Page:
Three or four miles out here, through the woods, lives a Mr. Carroll. He has two sons in the 1st North Carolina union volunteers, stationed up in Washington. He makes frequent visits up there to see the boys and is often accompanied by his daughter, a rather good-looking young lady of about 20 years of age. It sometimes happens that they get here early in the morning and have to wait an hour or so for the boat, and will sometimes stop an hour on their return before going home. At these times they are guests at headquarters and a few of us, without the fear of the captain before our eyes, will happen in to have a chat with the old gentleman and his daughter. She expressed a great fondness for literature and claims to be “the only really literary young lady in these yere parts.” We occasionally fit her out with such story papers and magazines as we may have lying around, for which she expresses great pleasure.

She one day inquired if we had read a certain piece of poetry in one of the magazines we had given her. She was told we had and thought it very nice. We inquired if she was pleased with it. She replied she thought it was “Splendid! beautiful!” ‘We asked if she was fond of poetry. She said, she was excessively fond of it and read a great deal; in a sly, blushing kind, of way, she hinted that she sometimes tried her hand at composing. “Ah, indeed; would you favor us with a few specimens, some day when you come over? We should be pleased to look at them.” She promised she would, and the next time she came she brought a composition entitled “Lines to the Union Boys.” They were the merest doggerel, but we were loud in their praise and told her that by reading poetry and practising composing she would excel; that when the cruel war was over and we had retired to the peaceful pursuits of life in our far northern homes, we hoped to be reminded of her occasionally, by seeing some of her productions in print. She seemed a good deal pleased with such flattering encomiums, but thought she would hardly attain to that distinction. I thought so too. I asked if she would allow me to take a copy of the lines during her absence up town, and she kindly consented. Below is the copy:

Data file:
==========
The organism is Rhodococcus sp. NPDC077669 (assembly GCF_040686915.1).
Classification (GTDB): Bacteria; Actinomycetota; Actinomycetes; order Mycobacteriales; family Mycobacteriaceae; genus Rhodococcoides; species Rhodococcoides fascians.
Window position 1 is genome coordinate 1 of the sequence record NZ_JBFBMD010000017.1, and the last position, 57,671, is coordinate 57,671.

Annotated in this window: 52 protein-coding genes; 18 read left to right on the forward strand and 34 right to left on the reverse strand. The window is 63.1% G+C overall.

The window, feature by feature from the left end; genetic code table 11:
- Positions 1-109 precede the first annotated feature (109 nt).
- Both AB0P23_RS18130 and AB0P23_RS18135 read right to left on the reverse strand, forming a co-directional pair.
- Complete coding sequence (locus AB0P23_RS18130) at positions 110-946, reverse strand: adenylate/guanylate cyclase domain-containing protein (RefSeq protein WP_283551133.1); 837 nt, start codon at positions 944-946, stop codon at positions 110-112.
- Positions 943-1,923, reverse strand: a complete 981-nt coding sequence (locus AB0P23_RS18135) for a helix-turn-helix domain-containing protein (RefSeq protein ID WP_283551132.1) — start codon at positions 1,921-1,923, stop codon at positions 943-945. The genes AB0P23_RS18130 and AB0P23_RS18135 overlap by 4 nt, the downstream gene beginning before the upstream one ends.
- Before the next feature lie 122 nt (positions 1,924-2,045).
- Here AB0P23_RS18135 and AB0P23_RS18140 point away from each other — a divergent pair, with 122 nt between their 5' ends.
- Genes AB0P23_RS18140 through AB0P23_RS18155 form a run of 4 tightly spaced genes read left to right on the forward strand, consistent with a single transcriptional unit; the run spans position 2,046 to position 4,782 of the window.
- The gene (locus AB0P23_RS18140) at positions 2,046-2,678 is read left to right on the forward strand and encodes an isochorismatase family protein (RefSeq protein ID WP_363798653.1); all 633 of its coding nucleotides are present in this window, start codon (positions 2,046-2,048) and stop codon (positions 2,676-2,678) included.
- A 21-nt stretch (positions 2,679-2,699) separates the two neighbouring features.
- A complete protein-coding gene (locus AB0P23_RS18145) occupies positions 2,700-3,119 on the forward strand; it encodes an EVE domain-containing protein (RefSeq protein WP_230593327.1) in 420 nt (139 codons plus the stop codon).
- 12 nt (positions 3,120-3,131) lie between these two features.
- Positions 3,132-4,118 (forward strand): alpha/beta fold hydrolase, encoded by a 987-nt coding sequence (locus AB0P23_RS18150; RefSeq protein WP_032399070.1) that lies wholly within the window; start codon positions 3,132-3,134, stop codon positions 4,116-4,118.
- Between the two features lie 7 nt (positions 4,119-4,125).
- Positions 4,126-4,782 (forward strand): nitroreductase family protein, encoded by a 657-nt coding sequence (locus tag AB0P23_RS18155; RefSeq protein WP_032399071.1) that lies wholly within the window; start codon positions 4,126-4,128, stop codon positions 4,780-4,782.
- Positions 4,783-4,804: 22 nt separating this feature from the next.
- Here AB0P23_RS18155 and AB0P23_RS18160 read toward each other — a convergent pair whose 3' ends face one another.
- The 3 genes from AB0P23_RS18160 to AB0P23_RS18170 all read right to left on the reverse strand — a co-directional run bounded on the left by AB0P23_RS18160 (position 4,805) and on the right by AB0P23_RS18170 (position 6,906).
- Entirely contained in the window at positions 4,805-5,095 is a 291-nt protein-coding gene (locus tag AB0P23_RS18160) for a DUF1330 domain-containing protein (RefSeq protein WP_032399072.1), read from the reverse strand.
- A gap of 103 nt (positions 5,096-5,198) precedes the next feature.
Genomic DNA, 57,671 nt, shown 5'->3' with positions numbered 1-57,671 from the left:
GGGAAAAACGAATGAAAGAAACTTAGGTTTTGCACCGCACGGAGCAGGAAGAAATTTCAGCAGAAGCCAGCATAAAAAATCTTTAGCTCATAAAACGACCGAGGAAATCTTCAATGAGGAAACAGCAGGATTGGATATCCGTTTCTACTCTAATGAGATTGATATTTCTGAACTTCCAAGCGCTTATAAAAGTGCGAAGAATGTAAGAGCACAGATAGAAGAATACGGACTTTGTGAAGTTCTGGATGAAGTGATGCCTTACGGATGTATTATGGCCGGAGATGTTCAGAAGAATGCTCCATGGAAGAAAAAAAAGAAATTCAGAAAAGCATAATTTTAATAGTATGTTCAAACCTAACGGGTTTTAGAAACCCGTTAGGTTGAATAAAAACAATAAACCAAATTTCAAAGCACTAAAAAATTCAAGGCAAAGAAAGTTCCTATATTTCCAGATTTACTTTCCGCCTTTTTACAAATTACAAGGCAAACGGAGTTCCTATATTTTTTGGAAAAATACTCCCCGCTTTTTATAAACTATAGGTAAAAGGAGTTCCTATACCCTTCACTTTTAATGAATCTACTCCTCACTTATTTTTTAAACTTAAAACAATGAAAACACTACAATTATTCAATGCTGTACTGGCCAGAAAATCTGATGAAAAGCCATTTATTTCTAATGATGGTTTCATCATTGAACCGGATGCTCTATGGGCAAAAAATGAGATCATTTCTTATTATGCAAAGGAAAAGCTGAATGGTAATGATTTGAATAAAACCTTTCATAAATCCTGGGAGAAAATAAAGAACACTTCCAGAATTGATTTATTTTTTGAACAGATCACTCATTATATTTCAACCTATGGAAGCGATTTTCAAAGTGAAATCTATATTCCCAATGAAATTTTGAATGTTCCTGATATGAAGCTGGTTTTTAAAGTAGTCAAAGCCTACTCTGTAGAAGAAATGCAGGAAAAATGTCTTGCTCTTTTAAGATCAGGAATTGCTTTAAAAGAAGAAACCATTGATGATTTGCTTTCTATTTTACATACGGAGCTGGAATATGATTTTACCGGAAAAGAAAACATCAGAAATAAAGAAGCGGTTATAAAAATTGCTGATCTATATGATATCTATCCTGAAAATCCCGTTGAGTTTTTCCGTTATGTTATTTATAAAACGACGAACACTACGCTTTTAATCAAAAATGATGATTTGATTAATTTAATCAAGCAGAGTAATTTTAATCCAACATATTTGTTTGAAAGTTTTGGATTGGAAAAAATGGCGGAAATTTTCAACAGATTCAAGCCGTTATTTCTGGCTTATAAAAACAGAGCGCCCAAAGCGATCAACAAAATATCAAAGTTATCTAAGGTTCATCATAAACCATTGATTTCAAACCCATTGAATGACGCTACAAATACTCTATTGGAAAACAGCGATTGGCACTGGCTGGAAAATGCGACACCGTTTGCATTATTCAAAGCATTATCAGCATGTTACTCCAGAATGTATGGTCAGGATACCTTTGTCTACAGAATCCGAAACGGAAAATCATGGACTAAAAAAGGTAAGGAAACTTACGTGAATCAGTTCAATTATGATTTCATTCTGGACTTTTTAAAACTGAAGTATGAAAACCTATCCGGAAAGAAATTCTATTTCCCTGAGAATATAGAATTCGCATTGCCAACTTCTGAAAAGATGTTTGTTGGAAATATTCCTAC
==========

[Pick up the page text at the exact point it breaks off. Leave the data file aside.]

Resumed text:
I suppose you have herd of Swift creek

An the victory there was won

The yankee boys was wide awake

An they made them rebels run.


Chorus—Farewell Father an Mother

An a true sweetheart

An the girls we leave in pain

Oh dont forget those yankee bys they are coming back again.


An when the yankees did come in

The guerrillas took to flight

An tore down the bonna blue flag

An hoisted the stars an stripes.


When South Carolina did secede

An surely did go out

The yankee boys must have bin asleep

They had not whipt her back


I take my stand in Richmond

An Swift creek Il persue

I do not care for Whitford[1]

Nor none of his cowardly crew


The gurrillas hates the Buffalows[2]

But they dont care for that

If they dont shut their mouths an let them alone

They will make them clere the track


There is good many men in this war

By the names of Hill

An if the yankees dus get them

They will larn them how to drill


There is good many men here

By the name of Whitford two

An when the Yankees does get them

They will put them rebels through


The secesh girls look mighty loansum

Walking the road in there homemade homespun

The Union girls dont look sad

Walking the road in there yankee plad


An when the war is ended

The guerrillas they will say

They rather fight the devil

Than the boys that gains the day


Hold your toungs you secesh ones

An see what will be don

The yankees boys are bound to go

The whole hog or none


The Union men looks mighty grand

With there cork heel boots an their gloves on their hands

The secesh men looks mighty mean

Going through the woods an never are seen. Chorus, &c.

Now whatever fault can he found with the above lines, there can certainly no fault he found with their loyalty.

[1] Whitford was a Guerrilla captain.

[2] Buffaloes were North Carolina Union volunteers.

Previous post:

Next post: